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Artist Details

Lord Buckley
Date Born/Group Began: April 5, 1906 (Adam) 
Date Died/Group Ended: November 12, 1960 (Adam) 
Also Known As:
Dick 'Lord' Buckley (soweird)
RICHARD MYRLE BUCKLEY (birth name) (Adam)
  • His Royal Hipness, a most immaculately hip aristocrat, the Lord of Flip Manor, a professor of Beatnikism, the Wordman from Wordland, the hippest man who ever lived, His Flipness, His Strictly Trippiness, His Most Incredible Crypticness, the Reverend of Irreverence, the Paul Bunyan of Bravado, His Double-Hip Ebullientness, His Intractable Impracticalness, His Undoubtedly Way Outedliness, the Charlie Parker of Talk, the Fred Astaire of the Tongue Dance, the Guru of the Gone World, the Paganini of Prose, the Man with the Multiple Minds and the Magical Mouth, the Voice of the Viper from the Vortex, the Cardinal of Cool, the Vicar of Visionaries, the Bishop of Bebop, Beatness and Boo, the Loose-Lipped Lingo Lover, the Purple Pope of the Poetical Patois, Hipster Saint, a far out, wailin', nonstop, groovy gasser, a hemp-headed hipster , a picaresque pill-popping darling of Al Capone, a jazz philosopher, a gallivanting guru, a scotch-swigging shaman, the original viper, the Hall of Fame Hipster, the baddest beatnik, the first flower child, the premier rapper, the combination of Walt Whitman, Charlie Parker, Baudelaire and Laurence Olivier, a secret thing passed under the table, a philosophic humorist, hip-talk poet, c**k-eyed historian, Royal Holiness of the Far Out, Prophet of the Hip, a hipster's hipster, the Hip Messiah, Royal Holiness of the Far Out, Prophet of the Hip, the baddest beatnik, the first flower child, the professor of Hipology, the only hip white cat in town, the purest, noblest, and most beautiful hipster, Reverend of Irreverence . . . (Adam)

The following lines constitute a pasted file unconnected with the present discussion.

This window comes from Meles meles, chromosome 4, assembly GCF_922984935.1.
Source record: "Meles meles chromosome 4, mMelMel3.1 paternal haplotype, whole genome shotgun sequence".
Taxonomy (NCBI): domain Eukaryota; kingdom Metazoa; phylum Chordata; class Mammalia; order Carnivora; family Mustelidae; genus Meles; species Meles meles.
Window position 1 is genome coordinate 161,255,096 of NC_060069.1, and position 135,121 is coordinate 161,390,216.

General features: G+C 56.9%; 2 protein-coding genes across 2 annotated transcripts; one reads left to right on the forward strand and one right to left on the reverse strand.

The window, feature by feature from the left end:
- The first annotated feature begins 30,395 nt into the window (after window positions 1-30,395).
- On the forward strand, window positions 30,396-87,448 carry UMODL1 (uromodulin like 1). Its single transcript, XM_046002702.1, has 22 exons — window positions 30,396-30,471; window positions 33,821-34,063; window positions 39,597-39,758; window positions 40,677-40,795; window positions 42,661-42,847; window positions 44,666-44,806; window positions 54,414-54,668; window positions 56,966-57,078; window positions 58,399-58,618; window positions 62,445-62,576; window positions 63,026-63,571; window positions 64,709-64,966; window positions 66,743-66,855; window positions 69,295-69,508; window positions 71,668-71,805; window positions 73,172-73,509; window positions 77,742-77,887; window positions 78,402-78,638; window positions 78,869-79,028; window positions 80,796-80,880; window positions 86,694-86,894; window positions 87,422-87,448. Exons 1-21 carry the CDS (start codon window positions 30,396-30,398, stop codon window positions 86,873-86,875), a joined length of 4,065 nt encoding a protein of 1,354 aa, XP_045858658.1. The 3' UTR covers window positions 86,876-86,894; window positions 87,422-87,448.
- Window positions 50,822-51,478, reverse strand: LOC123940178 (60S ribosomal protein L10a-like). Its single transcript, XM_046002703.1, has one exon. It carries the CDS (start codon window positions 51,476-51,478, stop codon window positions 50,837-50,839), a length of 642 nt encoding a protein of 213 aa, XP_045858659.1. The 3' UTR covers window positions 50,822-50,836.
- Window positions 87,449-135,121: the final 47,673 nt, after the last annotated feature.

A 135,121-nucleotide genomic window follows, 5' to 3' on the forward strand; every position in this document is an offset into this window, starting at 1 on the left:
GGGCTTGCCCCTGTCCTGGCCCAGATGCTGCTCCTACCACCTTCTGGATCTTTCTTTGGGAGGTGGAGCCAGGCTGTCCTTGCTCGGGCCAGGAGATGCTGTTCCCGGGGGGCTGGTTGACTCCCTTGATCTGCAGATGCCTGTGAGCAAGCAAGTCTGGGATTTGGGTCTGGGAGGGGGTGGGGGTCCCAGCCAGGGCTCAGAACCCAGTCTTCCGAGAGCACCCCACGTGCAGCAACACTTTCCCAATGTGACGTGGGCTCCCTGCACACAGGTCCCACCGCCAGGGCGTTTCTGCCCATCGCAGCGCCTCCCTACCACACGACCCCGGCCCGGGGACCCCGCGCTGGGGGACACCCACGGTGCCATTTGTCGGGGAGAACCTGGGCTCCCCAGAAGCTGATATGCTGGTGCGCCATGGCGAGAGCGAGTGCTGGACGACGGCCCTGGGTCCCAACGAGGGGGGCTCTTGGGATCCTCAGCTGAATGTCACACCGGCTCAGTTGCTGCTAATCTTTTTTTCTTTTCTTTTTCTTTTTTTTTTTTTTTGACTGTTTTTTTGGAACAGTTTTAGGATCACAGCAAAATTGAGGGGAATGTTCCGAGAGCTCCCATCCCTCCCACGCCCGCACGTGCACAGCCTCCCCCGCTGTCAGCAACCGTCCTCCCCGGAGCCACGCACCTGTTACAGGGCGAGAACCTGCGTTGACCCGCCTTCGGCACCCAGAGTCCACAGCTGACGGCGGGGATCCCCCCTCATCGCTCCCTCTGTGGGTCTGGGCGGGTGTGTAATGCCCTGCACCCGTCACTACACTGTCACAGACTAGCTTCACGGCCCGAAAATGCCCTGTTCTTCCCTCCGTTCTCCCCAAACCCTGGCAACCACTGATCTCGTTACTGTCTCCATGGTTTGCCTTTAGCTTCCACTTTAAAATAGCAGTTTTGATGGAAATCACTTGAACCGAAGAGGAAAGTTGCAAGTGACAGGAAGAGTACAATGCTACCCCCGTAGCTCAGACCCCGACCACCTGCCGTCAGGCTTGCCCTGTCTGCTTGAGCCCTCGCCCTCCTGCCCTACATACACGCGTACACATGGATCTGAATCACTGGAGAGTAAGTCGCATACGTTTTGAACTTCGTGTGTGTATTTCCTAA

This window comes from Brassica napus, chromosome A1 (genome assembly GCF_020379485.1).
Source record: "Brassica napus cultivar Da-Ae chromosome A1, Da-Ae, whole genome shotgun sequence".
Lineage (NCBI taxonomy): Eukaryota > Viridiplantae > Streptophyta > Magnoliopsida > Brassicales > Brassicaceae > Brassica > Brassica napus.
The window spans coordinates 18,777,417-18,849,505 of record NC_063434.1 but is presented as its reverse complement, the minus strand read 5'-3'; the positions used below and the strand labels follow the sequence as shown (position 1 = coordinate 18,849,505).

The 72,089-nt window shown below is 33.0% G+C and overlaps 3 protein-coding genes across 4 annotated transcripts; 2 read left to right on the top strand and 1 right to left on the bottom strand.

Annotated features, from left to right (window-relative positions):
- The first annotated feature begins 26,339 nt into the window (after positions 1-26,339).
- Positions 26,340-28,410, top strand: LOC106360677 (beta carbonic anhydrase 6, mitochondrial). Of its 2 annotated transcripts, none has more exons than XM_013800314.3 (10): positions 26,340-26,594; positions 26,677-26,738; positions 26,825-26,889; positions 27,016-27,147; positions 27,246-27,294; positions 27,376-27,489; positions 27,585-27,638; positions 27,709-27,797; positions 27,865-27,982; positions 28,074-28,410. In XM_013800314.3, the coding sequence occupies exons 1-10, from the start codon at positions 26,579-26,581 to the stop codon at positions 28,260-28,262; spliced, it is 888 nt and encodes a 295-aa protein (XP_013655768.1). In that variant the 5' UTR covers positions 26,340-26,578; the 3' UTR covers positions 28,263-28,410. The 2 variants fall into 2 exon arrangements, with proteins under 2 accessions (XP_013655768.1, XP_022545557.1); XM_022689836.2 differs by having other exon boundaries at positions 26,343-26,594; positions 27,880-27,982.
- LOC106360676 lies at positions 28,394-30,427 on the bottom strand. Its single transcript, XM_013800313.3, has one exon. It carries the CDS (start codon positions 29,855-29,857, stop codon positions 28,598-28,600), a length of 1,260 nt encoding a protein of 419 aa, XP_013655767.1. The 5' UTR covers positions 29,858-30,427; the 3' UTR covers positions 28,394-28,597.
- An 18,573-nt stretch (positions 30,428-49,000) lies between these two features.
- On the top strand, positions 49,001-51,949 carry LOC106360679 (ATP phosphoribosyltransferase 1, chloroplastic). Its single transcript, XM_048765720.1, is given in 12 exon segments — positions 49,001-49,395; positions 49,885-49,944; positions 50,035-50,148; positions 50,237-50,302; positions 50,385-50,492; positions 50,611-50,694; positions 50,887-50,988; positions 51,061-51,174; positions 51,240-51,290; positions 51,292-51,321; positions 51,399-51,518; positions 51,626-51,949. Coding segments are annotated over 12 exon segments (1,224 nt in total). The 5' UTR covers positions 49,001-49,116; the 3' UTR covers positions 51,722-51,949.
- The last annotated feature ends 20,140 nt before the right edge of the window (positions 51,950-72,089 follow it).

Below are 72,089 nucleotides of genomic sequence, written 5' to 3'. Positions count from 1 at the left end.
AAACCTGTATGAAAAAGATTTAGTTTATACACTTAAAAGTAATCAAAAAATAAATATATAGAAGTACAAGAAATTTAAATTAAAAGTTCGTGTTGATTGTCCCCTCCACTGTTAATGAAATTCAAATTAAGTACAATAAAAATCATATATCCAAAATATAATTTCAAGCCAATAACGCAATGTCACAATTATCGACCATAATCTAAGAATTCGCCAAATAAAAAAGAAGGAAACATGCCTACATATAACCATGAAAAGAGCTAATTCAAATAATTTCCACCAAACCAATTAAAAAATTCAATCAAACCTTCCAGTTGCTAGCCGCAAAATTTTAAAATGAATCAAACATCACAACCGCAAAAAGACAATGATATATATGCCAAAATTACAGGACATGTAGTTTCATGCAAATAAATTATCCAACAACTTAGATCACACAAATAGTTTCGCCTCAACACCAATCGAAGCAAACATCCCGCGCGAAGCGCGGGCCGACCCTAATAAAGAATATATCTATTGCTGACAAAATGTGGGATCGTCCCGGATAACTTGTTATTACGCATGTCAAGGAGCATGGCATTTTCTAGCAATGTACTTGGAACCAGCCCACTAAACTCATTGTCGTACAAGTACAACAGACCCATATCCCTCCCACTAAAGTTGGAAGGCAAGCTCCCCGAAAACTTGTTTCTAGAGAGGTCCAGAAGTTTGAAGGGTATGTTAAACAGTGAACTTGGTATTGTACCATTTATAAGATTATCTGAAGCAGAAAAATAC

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    Messages about the artist: "Lord Buckley"

    Adam   Offline  -  Participant  -  02-05-07 02:29 AM  -  17 years ago
    His Lordship was not a stand-up comic, a poet, nor a "perfomance artist". What he was is much harder to pin down. He is most remembered for taking old, well known stories, speeches, and soliloquies and transforming them into what he called, the "Hip-semantic". That is to say, hip language, also called jive, used primarily by jazz musicians of his day.

    While transcriptions of all of his works can be read on his website (in the section called Wordland), his true genius can only be appreciated by those that listen to his work. What he said was amazing, but how he said it was truly all-important to the act. The power of his voice (unmatched to this day), and the rhythyms and cadence of his performances are impossible to describe.

    Seek out the recordings, drop any preconceived notions, turn off the phone, and just listen. I highly recommend starting with The Raven. He takes the familiar classic by Poe and turns it into a powerful spokenword piece unlike anything you have heard before.

    There is a pretty good performance of The Raven on youtube by a guy named Jim Dvorak. Does the original proud, I'd have to say. Find it here:
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